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Business booming in Pacific Beach despite empty storefronts

Total licenses up in 2018
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Posted at 8:27 AM, Jan 21, 2019
and last updated 2019-01-21 11:27:23-05

PACIFIC BEACH, Calif. (KGTV) - Business is booming in Pacific Beach, as the total number of business licenses is up from 2017.

Still, empty storefronts and "For Rent" signs along Garnet Avenue have local leaders concerned.

According to Discover PB, a local business advocacy group, the total number of licensed businesses at the end of 2018 was 1,521. That's up from 2017 when there were only 1,453. In 2016, the business district nearly set a record, with 1,557 businesses licensed.

"The hospitality industry leads, and it follows," says Discover PB Director Sara Berns. "If restaurants are booming, other industries are booming."

Despite the good numbers, people are concerned that too many small restaurants and businesses are closing.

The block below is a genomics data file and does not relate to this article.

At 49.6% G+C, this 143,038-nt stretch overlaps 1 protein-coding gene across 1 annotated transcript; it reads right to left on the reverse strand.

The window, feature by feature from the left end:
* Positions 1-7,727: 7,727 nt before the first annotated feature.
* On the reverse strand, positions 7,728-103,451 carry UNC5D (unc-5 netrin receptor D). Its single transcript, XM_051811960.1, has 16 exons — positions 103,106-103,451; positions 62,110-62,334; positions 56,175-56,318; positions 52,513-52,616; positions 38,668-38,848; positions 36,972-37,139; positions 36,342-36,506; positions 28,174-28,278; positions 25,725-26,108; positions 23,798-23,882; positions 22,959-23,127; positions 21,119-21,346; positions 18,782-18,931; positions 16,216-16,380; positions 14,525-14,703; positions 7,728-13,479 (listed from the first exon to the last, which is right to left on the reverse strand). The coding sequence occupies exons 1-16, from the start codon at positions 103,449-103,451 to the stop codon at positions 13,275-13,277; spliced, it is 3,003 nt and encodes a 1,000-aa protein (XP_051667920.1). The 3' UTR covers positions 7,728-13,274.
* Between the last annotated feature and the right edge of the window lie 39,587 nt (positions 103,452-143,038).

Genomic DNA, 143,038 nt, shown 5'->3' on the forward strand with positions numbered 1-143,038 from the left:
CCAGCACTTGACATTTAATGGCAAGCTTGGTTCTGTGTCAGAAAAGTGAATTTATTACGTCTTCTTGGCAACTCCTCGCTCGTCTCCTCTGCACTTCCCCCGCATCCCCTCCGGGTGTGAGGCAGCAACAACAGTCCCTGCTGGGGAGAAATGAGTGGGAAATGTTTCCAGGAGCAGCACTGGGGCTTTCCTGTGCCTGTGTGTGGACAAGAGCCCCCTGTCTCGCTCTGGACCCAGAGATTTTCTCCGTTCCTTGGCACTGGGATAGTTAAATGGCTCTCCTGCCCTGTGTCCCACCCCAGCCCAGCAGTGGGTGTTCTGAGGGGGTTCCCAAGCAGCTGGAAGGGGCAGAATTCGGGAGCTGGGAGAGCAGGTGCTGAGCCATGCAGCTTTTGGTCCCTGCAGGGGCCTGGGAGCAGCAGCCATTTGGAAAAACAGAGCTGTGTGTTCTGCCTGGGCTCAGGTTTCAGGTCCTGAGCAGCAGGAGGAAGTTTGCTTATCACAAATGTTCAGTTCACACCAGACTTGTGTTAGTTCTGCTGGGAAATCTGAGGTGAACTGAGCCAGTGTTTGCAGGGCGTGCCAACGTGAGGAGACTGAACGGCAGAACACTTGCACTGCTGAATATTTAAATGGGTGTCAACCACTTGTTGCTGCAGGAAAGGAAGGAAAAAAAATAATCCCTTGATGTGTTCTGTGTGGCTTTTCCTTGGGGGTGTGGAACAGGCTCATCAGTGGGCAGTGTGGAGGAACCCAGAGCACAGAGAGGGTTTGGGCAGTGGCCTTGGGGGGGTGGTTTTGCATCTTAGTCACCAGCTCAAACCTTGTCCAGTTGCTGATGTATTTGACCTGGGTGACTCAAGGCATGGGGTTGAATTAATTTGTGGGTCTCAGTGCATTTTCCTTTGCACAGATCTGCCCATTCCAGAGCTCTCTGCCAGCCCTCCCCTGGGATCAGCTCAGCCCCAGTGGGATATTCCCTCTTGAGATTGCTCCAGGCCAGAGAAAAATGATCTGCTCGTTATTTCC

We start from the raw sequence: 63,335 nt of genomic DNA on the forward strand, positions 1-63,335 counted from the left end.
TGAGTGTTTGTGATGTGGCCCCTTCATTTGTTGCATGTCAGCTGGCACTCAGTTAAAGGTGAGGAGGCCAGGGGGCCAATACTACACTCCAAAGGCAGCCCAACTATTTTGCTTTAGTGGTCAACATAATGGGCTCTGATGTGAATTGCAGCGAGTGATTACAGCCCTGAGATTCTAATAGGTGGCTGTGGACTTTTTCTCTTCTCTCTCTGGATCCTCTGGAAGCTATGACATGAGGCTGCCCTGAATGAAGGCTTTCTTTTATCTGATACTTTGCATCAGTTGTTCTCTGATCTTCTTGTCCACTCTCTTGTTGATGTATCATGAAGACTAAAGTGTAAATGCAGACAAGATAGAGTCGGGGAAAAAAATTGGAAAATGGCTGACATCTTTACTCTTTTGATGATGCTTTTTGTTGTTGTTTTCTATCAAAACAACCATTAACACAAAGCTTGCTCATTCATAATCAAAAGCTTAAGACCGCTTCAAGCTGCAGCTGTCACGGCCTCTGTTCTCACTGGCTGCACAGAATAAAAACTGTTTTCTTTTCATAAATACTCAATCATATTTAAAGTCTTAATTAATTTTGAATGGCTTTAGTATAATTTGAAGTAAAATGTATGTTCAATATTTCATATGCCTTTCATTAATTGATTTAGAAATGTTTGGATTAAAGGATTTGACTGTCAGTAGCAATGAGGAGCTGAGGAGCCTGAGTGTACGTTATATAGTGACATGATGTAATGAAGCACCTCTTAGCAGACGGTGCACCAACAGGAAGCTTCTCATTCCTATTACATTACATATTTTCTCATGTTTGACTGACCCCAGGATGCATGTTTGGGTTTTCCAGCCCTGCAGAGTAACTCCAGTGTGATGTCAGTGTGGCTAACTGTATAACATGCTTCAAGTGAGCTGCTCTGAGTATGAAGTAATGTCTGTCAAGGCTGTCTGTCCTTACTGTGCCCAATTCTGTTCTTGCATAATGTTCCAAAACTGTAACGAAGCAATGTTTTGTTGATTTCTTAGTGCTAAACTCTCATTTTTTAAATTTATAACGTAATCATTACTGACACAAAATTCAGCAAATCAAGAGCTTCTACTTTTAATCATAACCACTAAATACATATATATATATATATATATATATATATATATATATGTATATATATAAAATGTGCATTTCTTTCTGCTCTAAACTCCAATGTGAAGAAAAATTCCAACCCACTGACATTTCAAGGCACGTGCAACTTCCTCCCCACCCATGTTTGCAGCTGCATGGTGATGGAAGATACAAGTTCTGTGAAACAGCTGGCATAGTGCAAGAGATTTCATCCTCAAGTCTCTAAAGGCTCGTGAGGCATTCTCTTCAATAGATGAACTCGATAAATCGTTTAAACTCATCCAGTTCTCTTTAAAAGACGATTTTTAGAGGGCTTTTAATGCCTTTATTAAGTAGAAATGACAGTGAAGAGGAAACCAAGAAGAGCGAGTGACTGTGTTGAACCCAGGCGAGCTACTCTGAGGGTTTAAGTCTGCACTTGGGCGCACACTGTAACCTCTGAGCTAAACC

At the end of the month, Latin Chef, a Brazilian and Peruvian restaurant on Garnet will close after 13 years. The owner says a new landlord is forcing them out.

"We were given 30 days to move out, that's what the law says," says Freddy Palma, the owner. "The new owner has his plans, and that's how it is."

Part of the problem is property taxes. As the real estate market climbs, many long-time owners are selling buildings. Under Proposition 13, property taxes are only reassessed when a property is sold. That means many buildings are seeing dramatic jumps in the amount of taxes. Often that cost is passed along to tenants.

"Anytime a new owner takes over, the taxes just skyrocket," says Realtor Cody Wippel. His company, Franco Realty, manages several properties along Garnet. "I don't think it's greedy. It's just the way it is with today's market and Proposition 13."

Berns sees problems in leases as well, with many new places signing short-term contracts. She says landlords will often decide not to renew, or they'll raise the rent because it can be more viable to leave the space vacant and write it off for tax purposes.

"I really try to educate (business owners) on really negotiating your lease and understand where you see your business in one year, five years, ten years," says Berns. "They have to think about what they can afford."

For Palma, he says he hopes to find another location and that his clientele will follow him.

"We're confident about what we are making," he says. "So, we'll keep going."